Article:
After proposing an alternative future for Dell that does not include going private, Carl Icahn and Southeastern have released a list of their preferences for future board nominees.
Rather than agree to sell Dell to the company's founder Michael Dell and private equity firm Silver Lake — which would like to take the PC-maker private for $24.4 billion — the company's largest investors Carl Icahn and Southeastern took matters into their own hands. The shareholders, vehement and vocal opposers of the $24.4 billion deal — equating to $13.65 per share — proposed anto save the company.
A number of investors believe that the founder and equity firm's proposal seriously undervalue Dell. Southeastern and T. Rowe Price Group are among this number, and Catherine Christner accused Dell's board of directors of selling "Dell on the cheap," lodging a complaint with Delaware Chancery Court.
The investors submitted a new proposal that would grant shareholders either $12 per share in cash or $12 in additional shares for each share currently held, financed through approximately $5.2 billion in new debt and existing cash reserves.
Icahn and Southeastern hold roughly 13 percent of Dell's stock.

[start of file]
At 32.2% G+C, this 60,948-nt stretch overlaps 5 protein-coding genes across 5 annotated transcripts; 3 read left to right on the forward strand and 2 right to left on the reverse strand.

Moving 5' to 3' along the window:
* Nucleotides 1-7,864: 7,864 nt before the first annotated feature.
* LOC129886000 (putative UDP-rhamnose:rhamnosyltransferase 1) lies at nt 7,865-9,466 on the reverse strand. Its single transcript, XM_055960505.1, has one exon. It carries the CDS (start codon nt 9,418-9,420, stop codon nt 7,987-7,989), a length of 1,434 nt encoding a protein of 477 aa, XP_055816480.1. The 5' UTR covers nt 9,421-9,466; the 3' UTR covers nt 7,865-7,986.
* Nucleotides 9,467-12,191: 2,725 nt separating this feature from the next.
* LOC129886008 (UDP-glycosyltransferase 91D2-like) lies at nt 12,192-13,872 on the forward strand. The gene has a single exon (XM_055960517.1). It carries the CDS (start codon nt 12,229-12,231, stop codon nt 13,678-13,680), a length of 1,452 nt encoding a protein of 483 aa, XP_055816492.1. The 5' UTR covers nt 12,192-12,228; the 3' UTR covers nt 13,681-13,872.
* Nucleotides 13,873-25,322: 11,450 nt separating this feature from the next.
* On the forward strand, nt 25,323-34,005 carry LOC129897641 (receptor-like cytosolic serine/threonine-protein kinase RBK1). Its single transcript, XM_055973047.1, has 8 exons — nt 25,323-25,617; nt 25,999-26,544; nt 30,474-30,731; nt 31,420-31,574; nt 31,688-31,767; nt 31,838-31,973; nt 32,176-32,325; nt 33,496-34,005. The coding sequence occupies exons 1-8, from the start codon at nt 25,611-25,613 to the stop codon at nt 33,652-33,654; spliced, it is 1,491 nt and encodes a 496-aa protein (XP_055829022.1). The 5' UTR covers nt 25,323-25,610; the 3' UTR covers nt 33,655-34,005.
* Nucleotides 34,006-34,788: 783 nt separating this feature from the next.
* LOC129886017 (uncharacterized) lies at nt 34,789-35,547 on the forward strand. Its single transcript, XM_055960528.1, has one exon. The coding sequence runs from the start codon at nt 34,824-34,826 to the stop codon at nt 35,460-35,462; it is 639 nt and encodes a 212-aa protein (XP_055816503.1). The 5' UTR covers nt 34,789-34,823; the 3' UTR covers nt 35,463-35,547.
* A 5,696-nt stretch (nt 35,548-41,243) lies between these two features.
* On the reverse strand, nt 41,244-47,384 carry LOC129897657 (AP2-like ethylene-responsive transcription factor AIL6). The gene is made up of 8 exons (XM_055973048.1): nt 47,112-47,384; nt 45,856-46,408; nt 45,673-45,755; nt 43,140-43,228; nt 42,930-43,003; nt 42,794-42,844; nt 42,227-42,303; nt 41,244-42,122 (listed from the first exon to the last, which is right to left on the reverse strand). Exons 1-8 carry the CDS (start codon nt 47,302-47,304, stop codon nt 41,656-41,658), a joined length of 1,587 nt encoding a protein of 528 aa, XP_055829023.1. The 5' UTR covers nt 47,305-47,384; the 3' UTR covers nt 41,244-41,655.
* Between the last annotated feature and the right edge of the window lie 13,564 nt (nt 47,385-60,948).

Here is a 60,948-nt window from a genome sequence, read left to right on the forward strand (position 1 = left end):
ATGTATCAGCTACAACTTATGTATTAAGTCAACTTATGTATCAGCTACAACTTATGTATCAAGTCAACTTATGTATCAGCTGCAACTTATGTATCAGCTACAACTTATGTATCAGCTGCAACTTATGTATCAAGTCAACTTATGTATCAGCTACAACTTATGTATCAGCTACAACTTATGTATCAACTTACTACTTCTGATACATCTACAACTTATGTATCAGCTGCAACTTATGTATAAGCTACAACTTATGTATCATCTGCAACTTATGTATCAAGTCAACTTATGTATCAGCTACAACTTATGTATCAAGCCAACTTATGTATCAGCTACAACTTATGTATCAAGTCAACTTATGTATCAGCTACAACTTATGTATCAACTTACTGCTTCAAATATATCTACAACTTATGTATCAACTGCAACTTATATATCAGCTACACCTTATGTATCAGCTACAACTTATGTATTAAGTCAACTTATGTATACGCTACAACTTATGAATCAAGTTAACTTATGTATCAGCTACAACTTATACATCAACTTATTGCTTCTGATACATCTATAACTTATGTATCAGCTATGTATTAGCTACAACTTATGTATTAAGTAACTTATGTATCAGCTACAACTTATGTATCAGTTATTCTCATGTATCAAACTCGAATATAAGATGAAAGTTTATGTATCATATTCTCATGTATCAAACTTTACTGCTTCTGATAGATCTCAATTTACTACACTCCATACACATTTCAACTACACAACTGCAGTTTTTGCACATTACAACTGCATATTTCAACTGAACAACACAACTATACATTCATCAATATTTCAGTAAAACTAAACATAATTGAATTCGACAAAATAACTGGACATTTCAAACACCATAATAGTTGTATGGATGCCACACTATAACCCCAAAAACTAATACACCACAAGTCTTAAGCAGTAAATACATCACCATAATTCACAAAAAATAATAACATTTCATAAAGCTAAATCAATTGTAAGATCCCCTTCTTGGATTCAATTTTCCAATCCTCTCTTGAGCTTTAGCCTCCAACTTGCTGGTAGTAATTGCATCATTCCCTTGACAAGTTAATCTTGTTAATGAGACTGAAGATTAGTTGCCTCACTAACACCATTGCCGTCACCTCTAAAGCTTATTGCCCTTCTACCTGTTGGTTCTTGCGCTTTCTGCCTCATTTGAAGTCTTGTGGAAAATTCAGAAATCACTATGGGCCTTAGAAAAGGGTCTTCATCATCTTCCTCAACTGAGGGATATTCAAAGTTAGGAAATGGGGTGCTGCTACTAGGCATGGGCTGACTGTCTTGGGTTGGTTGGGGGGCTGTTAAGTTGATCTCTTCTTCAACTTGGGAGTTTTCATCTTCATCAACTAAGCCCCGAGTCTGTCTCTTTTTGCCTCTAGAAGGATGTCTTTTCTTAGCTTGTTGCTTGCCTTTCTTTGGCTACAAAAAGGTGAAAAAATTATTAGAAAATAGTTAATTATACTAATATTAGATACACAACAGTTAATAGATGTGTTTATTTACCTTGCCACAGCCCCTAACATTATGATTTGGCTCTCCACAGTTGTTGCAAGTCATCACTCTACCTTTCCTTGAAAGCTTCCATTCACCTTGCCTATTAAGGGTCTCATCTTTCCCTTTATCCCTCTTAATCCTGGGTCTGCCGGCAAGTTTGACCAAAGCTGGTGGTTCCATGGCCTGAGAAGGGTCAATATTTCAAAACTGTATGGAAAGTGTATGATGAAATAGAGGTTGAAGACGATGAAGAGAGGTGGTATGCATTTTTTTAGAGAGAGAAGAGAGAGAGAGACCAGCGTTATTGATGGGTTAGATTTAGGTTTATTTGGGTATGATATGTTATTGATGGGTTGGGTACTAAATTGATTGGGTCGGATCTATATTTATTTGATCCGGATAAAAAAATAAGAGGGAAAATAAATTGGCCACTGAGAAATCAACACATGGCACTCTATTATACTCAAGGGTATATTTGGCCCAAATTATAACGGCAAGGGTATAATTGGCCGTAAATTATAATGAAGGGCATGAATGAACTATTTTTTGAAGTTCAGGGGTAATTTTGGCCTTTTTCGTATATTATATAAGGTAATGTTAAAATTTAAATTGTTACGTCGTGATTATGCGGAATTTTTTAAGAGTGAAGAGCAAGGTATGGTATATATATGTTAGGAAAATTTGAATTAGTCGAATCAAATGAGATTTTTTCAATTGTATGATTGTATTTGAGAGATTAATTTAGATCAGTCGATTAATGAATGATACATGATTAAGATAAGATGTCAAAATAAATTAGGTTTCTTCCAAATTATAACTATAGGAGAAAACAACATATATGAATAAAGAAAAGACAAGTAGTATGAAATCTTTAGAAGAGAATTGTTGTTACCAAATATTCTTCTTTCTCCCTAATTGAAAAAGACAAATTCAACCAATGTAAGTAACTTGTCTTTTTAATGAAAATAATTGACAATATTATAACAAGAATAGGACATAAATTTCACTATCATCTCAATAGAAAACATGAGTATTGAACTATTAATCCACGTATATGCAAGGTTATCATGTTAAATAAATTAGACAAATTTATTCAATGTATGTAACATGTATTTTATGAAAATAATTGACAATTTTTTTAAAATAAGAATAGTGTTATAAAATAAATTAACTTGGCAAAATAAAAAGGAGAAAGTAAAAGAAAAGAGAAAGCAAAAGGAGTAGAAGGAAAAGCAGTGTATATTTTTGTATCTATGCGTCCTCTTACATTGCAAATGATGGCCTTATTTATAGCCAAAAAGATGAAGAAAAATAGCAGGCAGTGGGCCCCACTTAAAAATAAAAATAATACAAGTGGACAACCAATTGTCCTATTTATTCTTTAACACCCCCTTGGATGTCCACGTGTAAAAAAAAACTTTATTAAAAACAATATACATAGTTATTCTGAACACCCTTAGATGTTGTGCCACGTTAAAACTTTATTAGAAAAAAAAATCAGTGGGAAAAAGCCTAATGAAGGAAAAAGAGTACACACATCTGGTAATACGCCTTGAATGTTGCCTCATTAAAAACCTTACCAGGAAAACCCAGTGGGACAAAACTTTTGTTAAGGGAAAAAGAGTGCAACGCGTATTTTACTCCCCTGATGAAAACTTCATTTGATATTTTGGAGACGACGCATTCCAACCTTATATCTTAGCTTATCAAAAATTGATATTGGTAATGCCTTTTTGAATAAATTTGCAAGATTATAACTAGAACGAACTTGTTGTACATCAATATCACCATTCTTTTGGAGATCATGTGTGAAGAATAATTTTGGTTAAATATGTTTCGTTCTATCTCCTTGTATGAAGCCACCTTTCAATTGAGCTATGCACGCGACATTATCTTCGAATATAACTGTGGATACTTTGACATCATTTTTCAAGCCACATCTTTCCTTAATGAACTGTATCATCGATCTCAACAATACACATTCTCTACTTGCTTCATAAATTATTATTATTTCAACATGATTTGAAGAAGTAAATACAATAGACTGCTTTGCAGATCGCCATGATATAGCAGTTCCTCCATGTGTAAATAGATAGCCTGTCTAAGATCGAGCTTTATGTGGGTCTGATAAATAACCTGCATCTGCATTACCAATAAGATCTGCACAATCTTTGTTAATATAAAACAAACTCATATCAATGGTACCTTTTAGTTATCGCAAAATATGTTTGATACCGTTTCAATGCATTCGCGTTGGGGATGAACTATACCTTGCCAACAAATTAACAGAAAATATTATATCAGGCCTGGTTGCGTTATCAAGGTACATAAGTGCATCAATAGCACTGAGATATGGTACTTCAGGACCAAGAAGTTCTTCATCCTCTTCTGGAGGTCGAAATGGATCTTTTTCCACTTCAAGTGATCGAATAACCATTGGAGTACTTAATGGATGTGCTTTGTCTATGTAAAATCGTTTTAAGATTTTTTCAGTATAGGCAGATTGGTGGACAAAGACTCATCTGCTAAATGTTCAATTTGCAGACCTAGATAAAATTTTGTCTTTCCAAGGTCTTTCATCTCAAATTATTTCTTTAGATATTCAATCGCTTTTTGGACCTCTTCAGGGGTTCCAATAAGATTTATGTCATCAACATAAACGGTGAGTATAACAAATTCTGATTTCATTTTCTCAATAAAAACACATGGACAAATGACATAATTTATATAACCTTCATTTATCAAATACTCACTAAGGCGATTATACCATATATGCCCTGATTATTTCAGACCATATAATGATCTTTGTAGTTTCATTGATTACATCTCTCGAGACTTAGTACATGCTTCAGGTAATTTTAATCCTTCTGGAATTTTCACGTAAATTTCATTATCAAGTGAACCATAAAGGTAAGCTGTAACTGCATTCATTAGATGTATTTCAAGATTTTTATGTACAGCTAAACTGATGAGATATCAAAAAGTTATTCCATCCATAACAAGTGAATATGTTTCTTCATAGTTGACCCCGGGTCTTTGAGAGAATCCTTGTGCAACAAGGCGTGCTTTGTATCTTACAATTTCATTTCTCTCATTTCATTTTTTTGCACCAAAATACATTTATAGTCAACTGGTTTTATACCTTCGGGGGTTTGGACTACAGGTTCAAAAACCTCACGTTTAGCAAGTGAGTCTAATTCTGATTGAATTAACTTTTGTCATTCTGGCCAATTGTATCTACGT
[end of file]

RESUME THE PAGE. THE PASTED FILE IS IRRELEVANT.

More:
As a result, Dell's Special Committee, given the task to review proposals, asked Carl Icahn. The committee has asked for clarification on a number of points, including whether the proposal should be treated as an acquisition plan or simply an alternative if Michael Dell's offer is rejected, evidence of how many shareholders would be willing to accept the new deal, how it will be financed, and what long-term strategy the PC-maker would implement to cope with debt financing.
On Monday, Icahn released a list of 12 potential Dell board of director candidates who could take the company forward. The names submitted to the committee include Icahn himself, according to Reuters. In addition, Bernard Lanigan Jr., chief executive of Southeast Asset Advisors, Jonathan Christodoro, managing director at Icahn Capital, Icahn Enterprises President Daniel Ninivaggi (formerly of Motorola Mobility), technology veteran Harry Debes, and Rahul Merchant, New York City's chief information officer, have all been put forward.
New York City approves Merchant's nomination, on the condition that he does not involve himself in any dealings with Dell or any company connected with Southeastern to prevent a conflict of interest.